Media Statement December 22, 2011
Alta Bates Summit Prepared for Nurses’ Strike
For assistance, members of the media are directed to our Summit Campus in Oakland:
Alta Bates Summit Medical Center
350 Hawthorne Avenue
Phone contact: Main Hospital Number: 655-4000
Public Relations/Press Relations: 869-6762 or 869-8220
Alta Bates Summit Medical Center Facts at a Glance:
Number of registered nurses: 1,900
Number of licensed beds: 1,094
Average Occupancy Rate: About 567 patients/day
Number of Replacement Workers: Approximately 500
Contract negotiations began: May of 2011
Original CNA Contract expired on June 30, 2011
A contract extension expired on July 30, 2011
Alta Bates Summit received a notice of intent to strike by the nurse’s union (CNA),
CHEU as well as a sympathy strike notice from Local 29 on Friday, December 9 for a
one-day strike to begin on December 22.
Alta Bates Summit last met with the California Nurses Association (CNA) on Monday
and Tuesday, December 19 and 20. We are still in negotiations. CNA has yet to even
present a wage proposal. The next bargaining session is scheduled Wednesday, January
We have great respect and value our nurses and the care they provide every day. They take
exceptional care of Alta Bates Summit patients and they’re part of the reason we are
recognized nationally for patient quality and safety. We know that providing the very best
care for our patients starts with taking good care of our nurses and other employees. For
example, a nurse who chooses to work full time:
Earns an average of $136,000 per year
Has the option of 100 per cent employer paid health benefits/or receives low-cost
All nurses receive a form of employer-paid retiree health care benefits. Most
receive a health care spending account valued up to $35,000.
An employer-paid pension plan worth $84,000 per year on average for life (age 65
with 22 years of experience).
Over the last three years, Alta Bates Summit RNs have received a 22 per cent salary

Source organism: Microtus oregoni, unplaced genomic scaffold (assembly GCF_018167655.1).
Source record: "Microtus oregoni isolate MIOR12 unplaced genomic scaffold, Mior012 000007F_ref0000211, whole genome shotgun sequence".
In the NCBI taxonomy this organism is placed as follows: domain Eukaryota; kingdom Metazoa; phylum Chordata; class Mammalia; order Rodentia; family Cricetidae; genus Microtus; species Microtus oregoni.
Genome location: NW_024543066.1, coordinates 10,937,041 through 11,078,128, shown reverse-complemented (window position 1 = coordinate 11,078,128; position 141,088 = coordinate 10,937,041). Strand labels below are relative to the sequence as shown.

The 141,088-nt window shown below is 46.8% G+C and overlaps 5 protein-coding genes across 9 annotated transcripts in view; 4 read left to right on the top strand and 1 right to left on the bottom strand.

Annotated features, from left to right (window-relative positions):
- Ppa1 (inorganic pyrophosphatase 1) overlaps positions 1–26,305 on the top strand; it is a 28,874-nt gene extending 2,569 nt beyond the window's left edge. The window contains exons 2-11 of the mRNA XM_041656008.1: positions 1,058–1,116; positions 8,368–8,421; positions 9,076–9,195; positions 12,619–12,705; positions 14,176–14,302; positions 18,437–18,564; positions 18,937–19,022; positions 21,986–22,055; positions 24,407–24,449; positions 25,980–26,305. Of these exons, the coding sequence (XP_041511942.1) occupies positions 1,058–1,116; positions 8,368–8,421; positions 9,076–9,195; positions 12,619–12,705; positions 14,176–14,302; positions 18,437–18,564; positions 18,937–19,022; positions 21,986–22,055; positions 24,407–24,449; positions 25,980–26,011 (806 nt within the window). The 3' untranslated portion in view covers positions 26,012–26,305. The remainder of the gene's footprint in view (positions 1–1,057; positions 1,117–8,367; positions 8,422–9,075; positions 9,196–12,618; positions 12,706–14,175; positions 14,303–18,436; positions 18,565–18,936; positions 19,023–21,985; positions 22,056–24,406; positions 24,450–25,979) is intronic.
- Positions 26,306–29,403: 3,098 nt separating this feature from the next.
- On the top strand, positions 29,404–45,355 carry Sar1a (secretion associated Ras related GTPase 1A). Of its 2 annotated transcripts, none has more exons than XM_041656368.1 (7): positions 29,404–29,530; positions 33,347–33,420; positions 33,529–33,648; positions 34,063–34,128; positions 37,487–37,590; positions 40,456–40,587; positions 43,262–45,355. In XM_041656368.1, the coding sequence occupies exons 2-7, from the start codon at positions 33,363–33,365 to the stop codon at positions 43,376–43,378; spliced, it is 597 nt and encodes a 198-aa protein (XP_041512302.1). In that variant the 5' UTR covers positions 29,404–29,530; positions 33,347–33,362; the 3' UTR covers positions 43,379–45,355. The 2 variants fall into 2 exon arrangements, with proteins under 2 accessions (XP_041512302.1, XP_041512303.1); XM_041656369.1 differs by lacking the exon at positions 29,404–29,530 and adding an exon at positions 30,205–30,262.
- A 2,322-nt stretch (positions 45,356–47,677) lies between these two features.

increase. Average workers in the Bay Area received a 4 per cent increase
We remain committed to providing our nurses competitive wages and benefits, while also
doing our part to make healthcare more affordable for our patients.
We want to assure our patients and our community that during the strike, Alta Bates
Summit is prepared to deliver high quality care as we have for more than a century.
The medical center is deeply disappointed that a strike could not be avoided – particularly
during the holiday season. We know only our sickest patients are in the hospital during
the holidays. It is difficult to be a hospital patient any time even more so during the
holidays. The medical center must do whatever is necessary to fulfill our responsibilities
to our patients and our community. We cannot stop providing care – not even for one
To that end, we will bring in skilled temporary replacement workers.
Alta Bates Summit’s temporary staffing agency requires a five day contract for
every temporary replacement RN.
Given the Holidays, the agency informed us that temporary RNs will return home
on Saturday, December 24 so they are home by Christmas Day. Temporary nurses
cannot replace our RNs before the strike, so we will use these replacement nurses
on Thursday and Friday, December 22 and 23 and they will head home on the
24th. In essence, we are forced to pay for the full five day replacement period even
though nurses will only be in service for two days.
All RNs who refuse to work the day of the strike will be welcomed back to work
as of 7 a.m. on December 24.
We are deeply disappointed in the union’s decision to call this strike – particularly at this
time of the year.
The temporary replacement nurses are highly skilled, come from around the country and
are specially trained to assist hospitals in need of quality nurses throughout the year. We
will continue to provide care to all of our patients. We will downsize or close units where
possible and reduce admissions and elective procedures as necessary. The hospital’s
census is historically lower during the holidays.
Alta Bates Summit has been negotiating in good faith for eight months. In fact, during a
two-week period in October, the medical center presented more than 14 modified
proposals in an attempt to negotiate and reach agreement. Unfortunately, CNA has not
even provided a wage offer, nor responded to our wage proposal.